It may be any man's case here. He knows not how to walk securely; if a man shall be punished by a law ex post facto. To make a law in any case to this purpose is dangerous, much more in a matter of this nature, which is so dark and difficult to know what the mind of God is in this thing. The Christians in New England, I had it from a good hand, do much wonder at the zeal of this Parliament in this case. (fn. 7) I grant this is no argument to us, what they do; yet it may serve as well as that precedent which was urged to us from the Parliament of Burgos. [Bourdeaux.] (fn. 8)

It is greatly to be doubted, whether this person that has so far apostatised and fallen upon the rock, but he shall be broken in pieces. I have little hopes of him. Yet who can tell what hard labour and humbling of him may bring him to; but to take his life I cannot agree.

Colonel Briscoe. The distinction of blasphemies offered to you, may be good in other cases; but, under favour, in this case there needs no distinction.

The Turks punish the Christian for blasphemies, and so the Jews. The arguments drawn from the consequences are, 1. No natural consequences, but only accidental; so that we ought not to fear any danger from that precedent. 2. It is said, he is under a delusion, therefore to be pitied. And say he does it, ignoranter, not per ignorantiam: this should rather aggravate than extenuate. Do we not say in Indictment for murder, "by the instigation of the devil ?" (fn. 9) I appeal to yourself.

Again. This man's offence is more than an Atheist's or a Pagan's, for he had received the light; which divines call a species of sin against the Holy Ghost.

My reasons why the person ought to die:—

1. I presume the common law, in this case, may be in force. The difference was de modo prosequendo.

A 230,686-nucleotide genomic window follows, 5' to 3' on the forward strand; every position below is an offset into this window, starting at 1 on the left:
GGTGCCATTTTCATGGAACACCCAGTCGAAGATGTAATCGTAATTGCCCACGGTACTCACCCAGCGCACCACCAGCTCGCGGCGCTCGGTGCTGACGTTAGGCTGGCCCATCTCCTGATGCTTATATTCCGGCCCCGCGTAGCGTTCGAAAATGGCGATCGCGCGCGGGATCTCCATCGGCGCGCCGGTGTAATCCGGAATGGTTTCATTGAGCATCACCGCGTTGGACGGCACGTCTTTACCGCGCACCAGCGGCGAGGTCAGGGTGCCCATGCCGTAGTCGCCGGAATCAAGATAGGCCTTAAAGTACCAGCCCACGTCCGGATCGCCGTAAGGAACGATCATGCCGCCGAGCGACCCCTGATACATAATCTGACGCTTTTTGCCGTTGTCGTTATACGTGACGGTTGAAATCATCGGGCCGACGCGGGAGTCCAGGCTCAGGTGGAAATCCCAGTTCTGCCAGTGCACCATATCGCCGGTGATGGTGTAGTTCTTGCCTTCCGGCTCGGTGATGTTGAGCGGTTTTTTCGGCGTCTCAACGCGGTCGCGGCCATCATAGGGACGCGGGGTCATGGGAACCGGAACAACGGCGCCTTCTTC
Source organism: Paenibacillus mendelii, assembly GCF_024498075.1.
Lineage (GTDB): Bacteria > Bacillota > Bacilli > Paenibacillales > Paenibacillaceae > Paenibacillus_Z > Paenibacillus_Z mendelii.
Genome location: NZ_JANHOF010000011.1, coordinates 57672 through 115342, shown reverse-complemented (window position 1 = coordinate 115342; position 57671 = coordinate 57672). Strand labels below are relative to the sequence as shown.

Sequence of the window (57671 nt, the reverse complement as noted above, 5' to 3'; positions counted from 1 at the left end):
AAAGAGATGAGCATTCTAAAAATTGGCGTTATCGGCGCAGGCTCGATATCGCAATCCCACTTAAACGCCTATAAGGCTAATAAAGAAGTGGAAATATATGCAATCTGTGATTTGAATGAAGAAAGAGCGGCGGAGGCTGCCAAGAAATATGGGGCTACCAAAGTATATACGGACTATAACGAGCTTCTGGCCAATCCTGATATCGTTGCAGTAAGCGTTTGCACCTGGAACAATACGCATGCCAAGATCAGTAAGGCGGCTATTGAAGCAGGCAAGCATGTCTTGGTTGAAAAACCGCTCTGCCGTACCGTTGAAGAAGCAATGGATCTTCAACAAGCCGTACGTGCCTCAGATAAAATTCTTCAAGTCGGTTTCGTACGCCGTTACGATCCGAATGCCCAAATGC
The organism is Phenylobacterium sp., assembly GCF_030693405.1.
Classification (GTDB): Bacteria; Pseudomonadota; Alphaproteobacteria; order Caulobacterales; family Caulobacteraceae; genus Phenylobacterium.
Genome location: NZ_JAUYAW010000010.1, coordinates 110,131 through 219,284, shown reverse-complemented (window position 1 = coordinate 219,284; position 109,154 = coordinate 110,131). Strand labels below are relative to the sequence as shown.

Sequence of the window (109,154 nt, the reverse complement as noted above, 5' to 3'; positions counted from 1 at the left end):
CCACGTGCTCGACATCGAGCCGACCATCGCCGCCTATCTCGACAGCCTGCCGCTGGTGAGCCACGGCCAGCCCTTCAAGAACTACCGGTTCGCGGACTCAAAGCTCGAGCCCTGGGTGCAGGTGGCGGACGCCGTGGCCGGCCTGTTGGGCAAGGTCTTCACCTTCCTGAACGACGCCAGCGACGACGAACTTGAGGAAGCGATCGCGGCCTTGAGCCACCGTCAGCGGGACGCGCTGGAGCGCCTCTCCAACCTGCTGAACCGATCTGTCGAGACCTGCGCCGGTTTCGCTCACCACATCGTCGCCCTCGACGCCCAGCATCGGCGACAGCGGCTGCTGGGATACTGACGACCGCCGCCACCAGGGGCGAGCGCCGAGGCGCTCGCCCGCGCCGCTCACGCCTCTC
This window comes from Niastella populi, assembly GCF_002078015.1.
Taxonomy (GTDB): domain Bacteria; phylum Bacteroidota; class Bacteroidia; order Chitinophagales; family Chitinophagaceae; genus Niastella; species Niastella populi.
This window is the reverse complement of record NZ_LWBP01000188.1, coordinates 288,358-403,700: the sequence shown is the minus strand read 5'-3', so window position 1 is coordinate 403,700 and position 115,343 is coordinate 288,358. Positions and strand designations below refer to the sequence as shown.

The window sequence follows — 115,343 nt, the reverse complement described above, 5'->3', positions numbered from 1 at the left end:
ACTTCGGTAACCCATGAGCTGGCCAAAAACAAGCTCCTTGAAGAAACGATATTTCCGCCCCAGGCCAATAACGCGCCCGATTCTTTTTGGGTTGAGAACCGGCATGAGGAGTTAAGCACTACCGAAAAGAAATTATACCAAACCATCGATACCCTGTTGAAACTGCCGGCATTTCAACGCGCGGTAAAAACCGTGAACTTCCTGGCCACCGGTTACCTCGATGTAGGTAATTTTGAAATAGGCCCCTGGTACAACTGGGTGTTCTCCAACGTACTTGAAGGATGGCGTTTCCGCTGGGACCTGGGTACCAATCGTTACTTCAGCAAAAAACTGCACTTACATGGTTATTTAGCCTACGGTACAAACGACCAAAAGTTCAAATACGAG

You may proceed by the legislative power, and you cannot take a better rule than that in the Old Testament, your Master's rule, which is like ipse dixit with Pythagoras's own scholars, or like est Aristotelis in the University.

But it is said, that of cursing God is a greater blasphemy. I grant it to be so in itself, but the circumstances of it may extenuate; for it was in his passion that he committed that cursing; but this offence of Nayler's is deliberate. The punishment in that text is reiterated, morte moriatur.

That of death for gathering sticks on the Sabbath-day, was very well answered to you by the gentleman over the way. That was but singularis, and so ought not to be drawn into precedent.

3. This man's principles and practices are destructive to human society, as by destroying those of their own sect. Do not they all hold against the essence of Government ?

4. How pernicious have these men already been; how spreading, infectious, and contagious. The magistrates are nursing fathers, and ought to see to this. They increase daily. They have neglected the opportunity of all admonition, and so are left to punishment.

5. It robs God of his glory: instance Achan's case, &c., and God will not give his glory to another. He is jealous of it. I am as much for mercy as any man; but in this case, I cannot go less than death; but with this caution, that I would have him reprieved for a month, or six weeks, or longer, and send some divines and others to him, that, if possible, he may be recalled and restored, &c.

Lord Whitlock. Adjourn, for I see many desire to speak; and in this weighty business it is fit every man be heard out, which you have not time to do now.

Colonel Shapcot stood up to speak, but was cried down, but cleared himself that he had not spoken.

Sir William Roberts. If you hear Colonel Shapcot to the merits of the cause, you ought to hear Lord Whitlock first, for he only moved conditionally to adjourn, otherwise, that he might speak.